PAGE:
Wednesday, September 02, 2009

Tarot: From Excess Road to Wisdom Palace

The road of excess leads to the palace of wisdom; for we never know what is enough until we know what is more than enough.

~ William Blake

The fool wonders, the wise man asks.

~ Benjamin Disraeli

How much is enough? Is it really necessary to follow the road of excess to find out?

I know when I've eaten too much or sat too long because my body tells me quite clearly and in very obvious ways. I know when I've gone past the point where the need for rest overwhelms me and I fall asleep no matter what I'm doing, often falling asleep while sitting up. There are times when it's more difficult to tell when I've reached the "too much" stage. How much reading is too much? How much silence is too much? How much loneliness, depression or pleasure is too much? It's less easy to tell.

The Devil

The Devil conjures images of bodies writhing in torment in the fires of Hell, but the Devil is a Christian symbol, the antithesis of all that is good and wise, cobbled together from pagan gods and demi-gods: Pan, Dionysus, Cernunnos, Baphomet. The Devil card in tarot is indicative of the addict or the victim, which is to say they are the same.

The Devil's horns are exaggerated, excessive, out of balance and he is blind to everything and everyone. He is the essence of repressed emotions, rampant passions and overweening ambition, the shadow side of life. The Devil is reminiscent of the god Pan, from whom the word panic is derived, fear out of control, the frenzy that comes with Dionysian excess -- too much wine, women and song -- but also too much isolation, blindness and fear. Addiction is just as limiting and overwhelming as the fear of becoming addicted, making the addicted a victim of their own demons and dark side, afraid to lose their social standing, their material possessions, of climbing too high, too far, too fast.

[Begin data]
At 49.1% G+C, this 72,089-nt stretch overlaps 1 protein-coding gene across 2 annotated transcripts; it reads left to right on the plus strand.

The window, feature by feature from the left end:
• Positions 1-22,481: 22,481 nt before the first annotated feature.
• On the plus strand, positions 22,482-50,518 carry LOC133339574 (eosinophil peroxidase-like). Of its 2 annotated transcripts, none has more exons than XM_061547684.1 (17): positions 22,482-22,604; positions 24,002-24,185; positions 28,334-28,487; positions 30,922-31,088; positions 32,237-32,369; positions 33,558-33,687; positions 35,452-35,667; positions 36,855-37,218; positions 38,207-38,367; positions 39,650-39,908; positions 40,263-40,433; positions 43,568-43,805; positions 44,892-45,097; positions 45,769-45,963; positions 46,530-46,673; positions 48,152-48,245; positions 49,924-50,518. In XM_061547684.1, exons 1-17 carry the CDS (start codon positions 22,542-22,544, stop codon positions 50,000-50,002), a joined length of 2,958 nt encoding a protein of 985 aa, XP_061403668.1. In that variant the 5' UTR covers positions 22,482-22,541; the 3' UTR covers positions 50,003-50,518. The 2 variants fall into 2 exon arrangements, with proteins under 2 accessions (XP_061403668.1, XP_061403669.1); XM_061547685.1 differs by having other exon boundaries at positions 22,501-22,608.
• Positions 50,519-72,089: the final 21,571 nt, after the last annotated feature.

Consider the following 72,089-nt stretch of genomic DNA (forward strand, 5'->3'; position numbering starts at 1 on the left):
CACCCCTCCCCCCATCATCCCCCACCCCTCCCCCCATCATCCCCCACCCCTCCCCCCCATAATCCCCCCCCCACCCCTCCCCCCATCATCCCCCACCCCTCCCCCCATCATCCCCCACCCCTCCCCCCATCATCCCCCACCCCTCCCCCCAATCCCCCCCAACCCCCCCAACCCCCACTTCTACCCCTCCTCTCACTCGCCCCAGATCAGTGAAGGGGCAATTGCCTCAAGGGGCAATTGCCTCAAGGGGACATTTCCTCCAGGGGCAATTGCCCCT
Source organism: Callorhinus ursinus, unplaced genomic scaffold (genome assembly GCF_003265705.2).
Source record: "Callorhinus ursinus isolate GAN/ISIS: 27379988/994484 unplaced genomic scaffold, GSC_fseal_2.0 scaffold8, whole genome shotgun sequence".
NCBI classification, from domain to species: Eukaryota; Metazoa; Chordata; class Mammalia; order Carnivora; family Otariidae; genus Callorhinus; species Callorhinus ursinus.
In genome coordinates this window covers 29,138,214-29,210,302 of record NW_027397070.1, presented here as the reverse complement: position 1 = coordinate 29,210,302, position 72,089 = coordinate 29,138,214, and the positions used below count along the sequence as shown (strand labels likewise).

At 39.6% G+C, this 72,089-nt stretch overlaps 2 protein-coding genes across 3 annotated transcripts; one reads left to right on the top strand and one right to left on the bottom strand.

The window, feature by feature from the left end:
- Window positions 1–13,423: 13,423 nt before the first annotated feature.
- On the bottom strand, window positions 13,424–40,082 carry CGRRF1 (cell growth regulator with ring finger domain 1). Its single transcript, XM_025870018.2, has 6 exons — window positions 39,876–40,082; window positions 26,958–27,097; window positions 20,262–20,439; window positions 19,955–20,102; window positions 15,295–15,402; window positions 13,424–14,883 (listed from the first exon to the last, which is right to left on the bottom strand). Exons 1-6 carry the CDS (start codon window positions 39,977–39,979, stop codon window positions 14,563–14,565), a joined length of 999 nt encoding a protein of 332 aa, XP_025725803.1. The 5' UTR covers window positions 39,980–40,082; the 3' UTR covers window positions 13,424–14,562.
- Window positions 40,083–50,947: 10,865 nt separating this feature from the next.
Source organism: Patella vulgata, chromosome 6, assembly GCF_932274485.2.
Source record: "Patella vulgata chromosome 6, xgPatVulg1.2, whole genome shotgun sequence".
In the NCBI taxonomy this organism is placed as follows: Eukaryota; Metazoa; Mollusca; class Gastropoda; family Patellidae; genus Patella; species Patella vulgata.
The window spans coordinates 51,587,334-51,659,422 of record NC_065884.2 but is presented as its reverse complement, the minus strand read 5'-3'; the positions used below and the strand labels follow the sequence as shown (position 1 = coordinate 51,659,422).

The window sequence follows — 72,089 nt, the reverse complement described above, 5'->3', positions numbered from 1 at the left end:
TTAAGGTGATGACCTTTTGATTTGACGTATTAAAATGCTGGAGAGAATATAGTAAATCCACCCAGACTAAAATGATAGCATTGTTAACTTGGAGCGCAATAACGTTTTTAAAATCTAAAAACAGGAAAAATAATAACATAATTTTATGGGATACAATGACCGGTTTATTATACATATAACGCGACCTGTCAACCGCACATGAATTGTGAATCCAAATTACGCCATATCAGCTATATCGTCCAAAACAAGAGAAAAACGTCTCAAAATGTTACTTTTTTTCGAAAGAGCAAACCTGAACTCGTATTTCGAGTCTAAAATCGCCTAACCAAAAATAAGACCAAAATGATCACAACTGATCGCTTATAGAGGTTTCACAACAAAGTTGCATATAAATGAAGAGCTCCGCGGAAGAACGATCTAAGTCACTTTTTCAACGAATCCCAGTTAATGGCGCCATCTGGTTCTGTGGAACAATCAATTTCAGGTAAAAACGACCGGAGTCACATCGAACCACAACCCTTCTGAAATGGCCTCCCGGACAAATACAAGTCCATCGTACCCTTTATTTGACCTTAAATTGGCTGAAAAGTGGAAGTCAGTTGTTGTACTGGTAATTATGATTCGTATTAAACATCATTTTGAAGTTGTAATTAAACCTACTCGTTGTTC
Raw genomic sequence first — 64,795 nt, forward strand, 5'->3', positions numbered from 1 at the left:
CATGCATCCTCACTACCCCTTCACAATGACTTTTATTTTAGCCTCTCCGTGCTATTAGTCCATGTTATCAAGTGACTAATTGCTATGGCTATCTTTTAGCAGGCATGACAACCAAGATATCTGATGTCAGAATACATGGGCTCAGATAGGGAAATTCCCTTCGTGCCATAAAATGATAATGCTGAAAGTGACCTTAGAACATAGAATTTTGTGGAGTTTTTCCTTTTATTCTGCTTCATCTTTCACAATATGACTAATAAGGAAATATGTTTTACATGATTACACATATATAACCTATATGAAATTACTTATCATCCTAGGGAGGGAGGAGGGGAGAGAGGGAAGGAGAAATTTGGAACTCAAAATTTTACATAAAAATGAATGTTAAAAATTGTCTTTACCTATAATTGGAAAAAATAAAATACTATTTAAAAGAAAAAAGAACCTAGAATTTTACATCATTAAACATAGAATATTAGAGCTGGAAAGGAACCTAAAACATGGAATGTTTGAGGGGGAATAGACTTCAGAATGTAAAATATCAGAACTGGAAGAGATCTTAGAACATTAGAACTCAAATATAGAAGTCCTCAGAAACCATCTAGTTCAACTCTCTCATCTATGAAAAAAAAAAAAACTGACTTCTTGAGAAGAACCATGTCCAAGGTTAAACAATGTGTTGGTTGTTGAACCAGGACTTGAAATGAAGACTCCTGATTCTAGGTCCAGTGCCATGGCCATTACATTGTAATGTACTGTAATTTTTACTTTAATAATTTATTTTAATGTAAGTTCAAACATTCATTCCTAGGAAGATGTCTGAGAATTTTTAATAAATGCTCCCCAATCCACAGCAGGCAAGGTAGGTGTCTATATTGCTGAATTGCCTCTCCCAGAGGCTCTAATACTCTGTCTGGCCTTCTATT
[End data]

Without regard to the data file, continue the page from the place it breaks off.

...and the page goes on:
The Devil is associated with the earth signs of Capricorn, Taurus and Virgo. Devil is lived spelled backward. He is the stagnation of fear and isolation, blind to the possibility and love.

9 of Swords

When I look at the 9 of Swords, I see a woman waking in the middle of the night at the darkest hour when dawn and the sun seem farthest away. Above her nine swords are poised to strike, but neither the candlelight nor the moonlight streaming through the window reflect off the swords. They are not real. They are figments of the imagination conjured at the edge of nightmare. The window is open, only a few steps from the bed where fresh air and freedom await. On the window sill an owl is perched, waiting, ready. The owl is the avatar, the symbol, of wisdom, Athena's companion Bubo who acts as mediary between the gods and man, the conduit where wisdom flows down to enlighten man and relieve the darkness.

The Nine of Swords shows the dark night of the soul. Anguish and despair strike when we are most vulnerable. The woman holds herself, but she is warm and safe. Her body language is closed off and she is locked within herself, struggling with her dreams and nightmares, unsure of what to believe or how to reach out when all she needs to do is unlock her arms and hold out her hands, reach out and take what is freely offered -- wisdom, enlightenment, reassurance. She is not alone unless she chooses to be alone, a victim of her own fears.